There is evidence that the built environment can promote unhealthy habits which may increase the risk for obesity among adolescents. However, the majority of evidence is from North America, Europe and Australia, and less is known about other world regions. The purpose of this study was to examine how the number of overweight and obese adolescents may vary in relation to the built environment, area socioeconomic status (SES), physical activity (PA) and nutritional home environment. We performed a telephone survey of 904 adolescents ages 15–18 from three different cities in Israel. The questionnaire included: reported PA, sedentary behaviors and nutritional home environment. Body Mass Index (BMI) was attained from records of Maccabi Healthcare Services (MHS). The built environment measures were calculated by Geographic Information System (GIS). Multivariable logistic regression analysis was performed to identify variables associated with adolescents’ overweight and obesity. The highest level of overweight and obese adolescents was in Beer Sheva (29.2%). The three cities did not differ in built environment characteristics, PA and sedentary behaviors. In Haifa, a more positive nutritional home environment was reported (p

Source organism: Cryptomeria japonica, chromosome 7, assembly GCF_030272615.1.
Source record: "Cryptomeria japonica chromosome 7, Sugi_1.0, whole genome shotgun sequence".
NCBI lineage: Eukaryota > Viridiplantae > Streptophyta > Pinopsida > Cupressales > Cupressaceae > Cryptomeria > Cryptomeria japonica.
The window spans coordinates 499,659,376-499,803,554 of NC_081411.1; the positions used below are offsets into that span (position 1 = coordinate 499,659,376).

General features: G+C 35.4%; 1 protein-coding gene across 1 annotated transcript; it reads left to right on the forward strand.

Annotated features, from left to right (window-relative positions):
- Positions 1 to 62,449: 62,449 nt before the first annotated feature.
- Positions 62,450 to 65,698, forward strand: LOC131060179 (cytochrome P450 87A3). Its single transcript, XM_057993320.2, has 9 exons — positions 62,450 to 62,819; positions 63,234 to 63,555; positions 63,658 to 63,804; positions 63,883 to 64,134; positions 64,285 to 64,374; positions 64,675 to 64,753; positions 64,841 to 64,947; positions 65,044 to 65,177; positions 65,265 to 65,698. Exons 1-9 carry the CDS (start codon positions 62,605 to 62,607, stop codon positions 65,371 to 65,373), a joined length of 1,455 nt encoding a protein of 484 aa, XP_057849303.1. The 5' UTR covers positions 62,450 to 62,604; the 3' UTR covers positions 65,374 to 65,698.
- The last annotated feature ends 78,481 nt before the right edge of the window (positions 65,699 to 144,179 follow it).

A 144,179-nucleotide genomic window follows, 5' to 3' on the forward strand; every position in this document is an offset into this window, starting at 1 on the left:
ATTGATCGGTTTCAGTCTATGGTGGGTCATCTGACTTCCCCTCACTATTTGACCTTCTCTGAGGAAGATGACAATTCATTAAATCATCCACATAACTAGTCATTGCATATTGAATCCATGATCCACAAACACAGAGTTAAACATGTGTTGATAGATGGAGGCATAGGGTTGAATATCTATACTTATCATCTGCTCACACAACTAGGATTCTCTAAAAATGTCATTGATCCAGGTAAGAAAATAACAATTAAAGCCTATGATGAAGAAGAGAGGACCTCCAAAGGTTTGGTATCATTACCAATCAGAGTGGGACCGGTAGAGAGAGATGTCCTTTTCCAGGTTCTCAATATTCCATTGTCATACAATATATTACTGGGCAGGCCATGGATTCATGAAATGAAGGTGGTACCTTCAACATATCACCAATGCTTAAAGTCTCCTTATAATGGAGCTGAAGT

= 0.001). Boys, in all three cities presented higher rates of overweight and obesity (29%). After adjusting for covariates, adolescents’ overweight and obesity was associated with built environment measures only in a low SES peripheral city (OR = 0.72; 95% CI: 0.56–0.92), and positively associated with higher level of sedentary behavior in the total sample (OR = 1.23; 95% CI:1.03–1.47). This may imply a much more complex causal pathway between the built environment, SES and obesity than suggested in previous literature.
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